On Revolutions: Unruly Politics in the Contemporary World
On Revolutions, co-authored by six prominent scholars of revolutions, reinvigorates revolutionary studies for the twenty-first century. Integrating insights from diverse fields—including civil resistance studies, international relations, social movements, and terrorism—they offer new ways of thinking about persistent problems in the study of revolution. This book outlines an approach that reaches beyond the common categorical distinctions. As the authors argue, revolutions are not just political or social, but they feature many types of change. Structure and agency are not mutually distinct; they are mutually reinforcing processes. Contention is not just violent or nonviolent, but it is usually a mix of both. Revolutions do not just succeed or fail, but they achieve and simultaneously fall short. And causal conditions are not just domestic or international, but instead, they are dependent on the interplay of each. Demonstrating the merits of this approach through a wide range of cases, the authors explore new opportunities for conceptual thinking about revolution, provide methodological advice, and engage with the ethical issues that exist at the nexus of scholarship and activism.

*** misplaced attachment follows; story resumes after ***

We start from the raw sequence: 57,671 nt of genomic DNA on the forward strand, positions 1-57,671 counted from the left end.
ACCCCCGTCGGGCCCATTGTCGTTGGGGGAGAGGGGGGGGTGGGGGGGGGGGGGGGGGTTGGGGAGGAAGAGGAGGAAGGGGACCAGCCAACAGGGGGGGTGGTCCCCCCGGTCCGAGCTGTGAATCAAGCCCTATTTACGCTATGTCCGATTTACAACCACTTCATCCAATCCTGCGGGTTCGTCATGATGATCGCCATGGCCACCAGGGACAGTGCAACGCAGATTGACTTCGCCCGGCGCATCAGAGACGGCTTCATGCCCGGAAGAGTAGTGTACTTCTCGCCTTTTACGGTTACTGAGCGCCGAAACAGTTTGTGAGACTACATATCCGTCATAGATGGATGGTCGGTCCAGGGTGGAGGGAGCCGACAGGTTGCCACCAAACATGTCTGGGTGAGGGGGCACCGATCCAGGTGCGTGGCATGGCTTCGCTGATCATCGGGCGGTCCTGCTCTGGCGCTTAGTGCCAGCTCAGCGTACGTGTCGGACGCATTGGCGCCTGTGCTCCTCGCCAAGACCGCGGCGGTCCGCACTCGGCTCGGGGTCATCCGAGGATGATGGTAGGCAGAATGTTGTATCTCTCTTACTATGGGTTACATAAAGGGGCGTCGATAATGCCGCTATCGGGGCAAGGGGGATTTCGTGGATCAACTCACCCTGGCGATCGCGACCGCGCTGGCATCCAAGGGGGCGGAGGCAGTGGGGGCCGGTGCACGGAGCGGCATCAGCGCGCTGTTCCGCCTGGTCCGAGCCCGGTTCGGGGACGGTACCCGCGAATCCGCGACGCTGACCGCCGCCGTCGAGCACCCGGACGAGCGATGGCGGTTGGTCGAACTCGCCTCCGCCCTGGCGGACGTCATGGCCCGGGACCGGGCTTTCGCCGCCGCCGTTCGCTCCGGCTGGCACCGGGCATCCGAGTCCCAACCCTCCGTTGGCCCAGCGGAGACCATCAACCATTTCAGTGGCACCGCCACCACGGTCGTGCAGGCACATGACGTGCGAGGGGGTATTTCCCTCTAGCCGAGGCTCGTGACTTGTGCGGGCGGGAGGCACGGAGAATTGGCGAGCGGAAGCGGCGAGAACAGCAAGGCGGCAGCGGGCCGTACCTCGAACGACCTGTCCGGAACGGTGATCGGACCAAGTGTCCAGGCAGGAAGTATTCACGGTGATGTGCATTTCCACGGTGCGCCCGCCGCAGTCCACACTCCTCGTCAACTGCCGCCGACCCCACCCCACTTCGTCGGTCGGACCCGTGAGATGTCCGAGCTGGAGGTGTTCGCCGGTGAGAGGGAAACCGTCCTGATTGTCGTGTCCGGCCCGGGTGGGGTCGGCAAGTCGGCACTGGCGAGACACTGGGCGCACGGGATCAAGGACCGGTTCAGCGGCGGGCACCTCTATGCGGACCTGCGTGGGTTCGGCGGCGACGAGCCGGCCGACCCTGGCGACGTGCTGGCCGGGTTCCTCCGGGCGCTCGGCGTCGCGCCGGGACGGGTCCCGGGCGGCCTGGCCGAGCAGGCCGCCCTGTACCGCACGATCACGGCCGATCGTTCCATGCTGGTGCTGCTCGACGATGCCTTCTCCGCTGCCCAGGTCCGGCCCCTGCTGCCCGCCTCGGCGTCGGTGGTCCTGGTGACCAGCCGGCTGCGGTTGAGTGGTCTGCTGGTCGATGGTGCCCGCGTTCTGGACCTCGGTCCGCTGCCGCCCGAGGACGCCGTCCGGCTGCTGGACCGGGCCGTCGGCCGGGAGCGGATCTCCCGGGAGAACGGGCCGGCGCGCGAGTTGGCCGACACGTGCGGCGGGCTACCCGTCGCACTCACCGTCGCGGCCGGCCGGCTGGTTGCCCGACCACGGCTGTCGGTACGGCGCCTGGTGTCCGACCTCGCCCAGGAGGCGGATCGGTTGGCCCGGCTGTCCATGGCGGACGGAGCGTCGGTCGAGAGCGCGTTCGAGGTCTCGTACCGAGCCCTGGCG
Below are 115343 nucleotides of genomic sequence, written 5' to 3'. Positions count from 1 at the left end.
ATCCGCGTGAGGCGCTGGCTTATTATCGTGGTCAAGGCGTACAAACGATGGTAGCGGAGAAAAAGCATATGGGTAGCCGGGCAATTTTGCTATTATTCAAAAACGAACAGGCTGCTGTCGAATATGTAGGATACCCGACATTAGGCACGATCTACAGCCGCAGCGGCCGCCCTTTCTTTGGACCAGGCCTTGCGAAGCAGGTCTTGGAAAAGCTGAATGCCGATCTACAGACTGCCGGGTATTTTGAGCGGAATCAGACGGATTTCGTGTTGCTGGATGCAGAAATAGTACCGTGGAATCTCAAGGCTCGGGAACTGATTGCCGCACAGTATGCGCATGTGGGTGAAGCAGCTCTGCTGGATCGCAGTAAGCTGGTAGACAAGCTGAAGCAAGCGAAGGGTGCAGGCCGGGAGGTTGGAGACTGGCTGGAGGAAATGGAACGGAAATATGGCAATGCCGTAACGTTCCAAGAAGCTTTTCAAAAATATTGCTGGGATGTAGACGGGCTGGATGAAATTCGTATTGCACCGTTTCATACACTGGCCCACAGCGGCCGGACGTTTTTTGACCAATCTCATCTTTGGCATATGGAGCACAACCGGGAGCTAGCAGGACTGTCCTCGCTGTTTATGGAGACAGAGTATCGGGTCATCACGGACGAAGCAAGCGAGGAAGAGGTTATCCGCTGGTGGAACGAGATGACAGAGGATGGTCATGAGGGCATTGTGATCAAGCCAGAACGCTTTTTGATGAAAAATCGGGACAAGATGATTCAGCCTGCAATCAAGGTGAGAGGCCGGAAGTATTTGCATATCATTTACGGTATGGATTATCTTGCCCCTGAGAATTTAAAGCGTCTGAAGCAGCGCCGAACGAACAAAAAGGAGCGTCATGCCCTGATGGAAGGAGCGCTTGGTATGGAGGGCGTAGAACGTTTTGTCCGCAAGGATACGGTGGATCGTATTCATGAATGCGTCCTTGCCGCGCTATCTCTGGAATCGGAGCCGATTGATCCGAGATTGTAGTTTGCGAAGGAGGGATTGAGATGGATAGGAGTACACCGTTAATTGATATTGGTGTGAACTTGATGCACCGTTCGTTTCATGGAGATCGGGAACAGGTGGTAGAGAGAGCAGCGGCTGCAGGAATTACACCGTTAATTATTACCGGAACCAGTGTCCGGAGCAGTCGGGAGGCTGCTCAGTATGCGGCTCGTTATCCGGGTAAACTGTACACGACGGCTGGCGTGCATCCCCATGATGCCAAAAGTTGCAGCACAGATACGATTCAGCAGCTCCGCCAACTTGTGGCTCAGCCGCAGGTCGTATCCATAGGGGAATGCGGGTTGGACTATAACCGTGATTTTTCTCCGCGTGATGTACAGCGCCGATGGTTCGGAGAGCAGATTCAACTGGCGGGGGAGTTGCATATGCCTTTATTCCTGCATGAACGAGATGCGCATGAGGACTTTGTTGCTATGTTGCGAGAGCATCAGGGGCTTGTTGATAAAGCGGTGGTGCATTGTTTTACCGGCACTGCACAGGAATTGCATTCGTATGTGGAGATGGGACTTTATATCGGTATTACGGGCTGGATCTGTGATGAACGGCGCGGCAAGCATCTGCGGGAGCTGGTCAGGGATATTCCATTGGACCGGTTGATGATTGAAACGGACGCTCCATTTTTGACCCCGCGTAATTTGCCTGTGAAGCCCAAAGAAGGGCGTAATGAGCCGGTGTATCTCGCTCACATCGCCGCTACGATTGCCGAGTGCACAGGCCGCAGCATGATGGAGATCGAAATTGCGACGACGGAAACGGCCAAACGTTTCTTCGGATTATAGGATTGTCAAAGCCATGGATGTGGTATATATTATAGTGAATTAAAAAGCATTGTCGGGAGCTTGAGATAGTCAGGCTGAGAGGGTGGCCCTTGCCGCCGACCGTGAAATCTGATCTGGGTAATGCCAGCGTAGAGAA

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Colin J. Beck
Sharon Erickson Nepstad
Daniel P. Ritter